Friday, December 16, 2016

Image Recognition and the Future of Digital Analytics

This post was originally published on the Kelton Global Blog.

The days of text-centric social feeds are officially long gone. A whopping 1.8 billion images are uploaded to the Internet daily and of those, 350 million are shared on Facebook. Instagram recently surpassed 500 million active users, and Snapchat now has more active users than Twitter. The content that flows into our social feeds is more heavily optimized than ever to deliver more of what people want—less text and more visuals.

Brands have adapted their social content strategies accordingly by delivering more visually immersive experiences. And while we’re seeing significant shifts in branded content, this influx of visual content has yet to herald a commensurate change in social analytics. Accordingly, few gains have been made to measure and derive insights from the contents of images or video. Social listening has historically focused on the challenges of text-based analysis–specifically, the challenge of determining the context and meaning behind posts. But as social media habits evolve, it’s clear that deriving insights from pictures is an increasingly important aspect of understanding consumers. That’s where image recognition comes into play.

Brands have adapted their social content strategies accordingly by delivering more visually immersive experiences.

Simply put, image recognition is the process of translating images to data. Photos and images can reveal a wealth of data points–demographics, purchases, personalities, and behaviors (just to name a few). Through next generation image recognition, a mere selfie may reveal a person’s gender, approximate age, location disposition, and even the clothing brands that the person is wearing. As text-centric media takes a backseat to image and video, the opportunity to understand the contents of these formats grows. These insights represent a veritable treasure trove of actionable data for brands.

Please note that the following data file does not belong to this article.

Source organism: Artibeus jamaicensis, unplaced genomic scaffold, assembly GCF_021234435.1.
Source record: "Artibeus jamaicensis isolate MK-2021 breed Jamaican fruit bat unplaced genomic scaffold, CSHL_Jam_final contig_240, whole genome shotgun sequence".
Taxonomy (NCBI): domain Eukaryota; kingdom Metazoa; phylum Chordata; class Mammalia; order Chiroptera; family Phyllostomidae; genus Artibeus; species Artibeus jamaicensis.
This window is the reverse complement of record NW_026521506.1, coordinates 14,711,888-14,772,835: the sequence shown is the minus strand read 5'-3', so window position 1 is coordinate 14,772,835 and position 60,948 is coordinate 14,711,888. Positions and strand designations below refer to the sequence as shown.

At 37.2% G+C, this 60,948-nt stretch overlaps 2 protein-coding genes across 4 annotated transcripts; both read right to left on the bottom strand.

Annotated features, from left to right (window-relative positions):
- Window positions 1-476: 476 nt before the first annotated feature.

Tools that analyze image and video-based content are still in development, but increased investment in research is already impacting commercial products and how they’re advertised. One example is brand logo recognition–scanning images for brand logos, and flagging them with the corresponding brand names. This tool is especially powerful considering that 80% of photos shared online depict a brand logo but don’t explicitly call out the brand’s name. This fact points to a sizable opportunity for companies to measure and understand the impact of these formerly inaccessible data points.

Photos and images can reveal a wealth of data points–demographics, purchases, personalities, and behaviors (just to name a few).

As an example of how this applies to brands, Kelton’s Digital Analytics team took a look at the scores of backyard BBQ photos that flooded public forums, blogs, and social feeds over the recent 4th of July holiday. We experimented to see which of two quintessentially American beverage brands–Coca-Cola and Budweiser–netted more published images of patriotically-themed bottles and cans (as well as other forms of branding) on social media.



In the end, Coca-Cola branding was twice as prominent as Budweiser’s. We found that Coke bottles and cans popped up in more diverse settings such as public parks and inside motor vehicles, whereas Budweiser was predominantly found in bars and house parties. Coke also aroused greater sentiment around the theme of Americana, as many consumers photographed vintage Coca-Cola gear and opted for bottles over cans. This might explain why Coke captured a significantly greater share of social mentions than Budweiser.
This example illustrates several ways that brands can leverage image recognition technology to build actionable insights:

·         Ethnographic data – Identify where, when and how often brands are showing up in people’s lives.
·         Updated brand health analysis – We now have a more comprehensive point of view of brands’ online footprint.
·         Sponsorship and Branding ROI – Extend the value of branding and sponsorships shared via online news, blogs and social media through a multiplier effect.
·         Influencer identification – Find authentic brand advocates who consume and spotlight your merchandise.
·         Misuse use of brand iconography – Surface content that depicts improper usage of brand’s logo or other creative assets.

In today’s ever-shifting social media landscape, it’s never been more important for brands and their partners to stay aware of the new and emerging capabilities that can help better understand consumers’ behavior online. Image recognition is just the beginning. From AI startups to instant objection recognition devices, the mobilization and fusion of research, tech, and capital is quickly reshaping the way we think about analytics. These new tools will add even more contextual understanding to sentiment on social platforms, empowering brands to understand consumers like never before.

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